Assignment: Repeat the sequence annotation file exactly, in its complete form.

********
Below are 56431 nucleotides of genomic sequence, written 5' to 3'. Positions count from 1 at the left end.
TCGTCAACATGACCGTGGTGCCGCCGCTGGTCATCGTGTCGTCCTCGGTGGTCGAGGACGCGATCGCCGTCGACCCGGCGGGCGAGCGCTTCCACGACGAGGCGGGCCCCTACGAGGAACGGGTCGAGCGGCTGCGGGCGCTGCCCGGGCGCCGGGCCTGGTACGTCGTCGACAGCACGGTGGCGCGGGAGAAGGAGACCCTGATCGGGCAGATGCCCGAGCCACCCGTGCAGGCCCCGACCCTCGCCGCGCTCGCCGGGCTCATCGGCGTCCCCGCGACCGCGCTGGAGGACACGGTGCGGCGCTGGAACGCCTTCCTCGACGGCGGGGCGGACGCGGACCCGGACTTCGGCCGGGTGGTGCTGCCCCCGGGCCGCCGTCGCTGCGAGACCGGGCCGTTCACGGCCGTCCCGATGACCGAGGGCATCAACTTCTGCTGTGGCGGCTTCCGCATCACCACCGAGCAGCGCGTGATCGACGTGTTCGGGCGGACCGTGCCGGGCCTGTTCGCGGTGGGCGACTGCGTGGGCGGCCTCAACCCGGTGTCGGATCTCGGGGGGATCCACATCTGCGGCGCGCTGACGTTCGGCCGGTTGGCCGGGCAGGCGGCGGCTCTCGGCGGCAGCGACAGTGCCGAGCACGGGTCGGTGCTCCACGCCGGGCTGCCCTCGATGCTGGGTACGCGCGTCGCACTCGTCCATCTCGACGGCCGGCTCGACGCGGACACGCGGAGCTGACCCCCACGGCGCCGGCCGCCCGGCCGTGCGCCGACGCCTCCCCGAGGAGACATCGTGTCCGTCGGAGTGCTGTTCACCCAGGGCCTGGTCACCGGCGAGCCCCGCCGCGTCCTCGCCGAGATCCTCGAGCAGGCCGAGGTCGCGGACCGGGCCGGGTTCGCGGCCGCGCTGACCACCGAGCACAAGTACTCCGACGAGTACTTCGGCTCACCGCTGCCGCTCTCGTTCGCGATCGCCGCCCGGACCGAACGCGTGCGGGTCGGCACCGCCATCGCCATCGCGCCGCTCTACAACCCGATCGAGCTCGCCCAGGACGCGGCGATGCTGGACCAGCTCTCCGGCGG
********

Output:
Below are 56431 nucleotides of genomic sequence, written 5' to 3'. Positions count from 1 at the left end.
TCGTCAACATGACCGTGGTGCCGCCGCTGGTCATCGTGTCGTCCTCGGTGGTCGAGGACGCGATCGCCGTCGACCCGGCGGGCGAGCGCTTCCACGACGAGGCGGGCCCCTACGAGGAACGGGTCGAGCGGCTGCGGGCGCTGCCCGGGCGCCGGGCCTGGTACGTCGTCGACAGCACGGTGGCGCGGGAGAAGGAGACCCTGATCGGGCAGATGCCCGAGCCACCCGTGCAGGCCCCGACCCTCGCCGCGCTCGCCGGGCTCATCGGCGTCCCCGCGACCGCGCTGGAGGACACGGTGCGGCGCTGGAACGCCTTCCTCGACGGCGGGGCGGACGCGGACCCGGACTTCGGCCGGGTGGTGCTGCCCCCGGGCCGCCGTCGCTGCGAGACCGGGCCGTTCACGGCCGTCCCGATGACCGAGGGCATCAACTTCTGCTGTGGCGGCTTCCGCATCACCACCGAGCAGCGCGTGATCGACGTGTTCGGGCGGACCGTGCCGGGCCTGTTCGCGGTGGGCGACTGCGTGGGCGGCCTCAACCCGGTGTCGGATCTCGGGGGGATCCACATCTGCGGCGCGCTGACGTTCGGCCGGTTGGCCGGGCAGGCGGCGGCTCTCGGCGGCAGCGACAGTGCCGAGCACGGGTCGGTGCTCCACGCCGGGCTGCCCTCGATGCTGGGTACGCGCGTCGCACTCGTCCATCTCGACGGCCGGCTCGACGCGGACACGCGGAGCTGACCCCCACGGCGCCGGCCGCCCGGCCGTGCGCCGACGCCTCCCCGAGGAGACATCGTGTCCGTCGGAGTGCTGTTCACCCAGGGCCTGGTCACCGGCGAGCCCCGCCGCGTCCTCGCCGAGATCCTCGAGCAGGCCGAGGTCGCGGACCGGGCCGGGTTCGCGGCCGCGCTGACCACCGAGCACAAGTACTCCGACGAGTACTTCGGCTCACCGCTGCCGCTCTCGTTCGCGATCGCCGCCCGGACCGAACGCGTGCGGGTCGGCACCGCCATCGCCATCGCGCCGCTCTACAACCCGATCGAGCTCGCCCAGGACGCGGCGATGCTGGACCAGCTCTCCGGCGG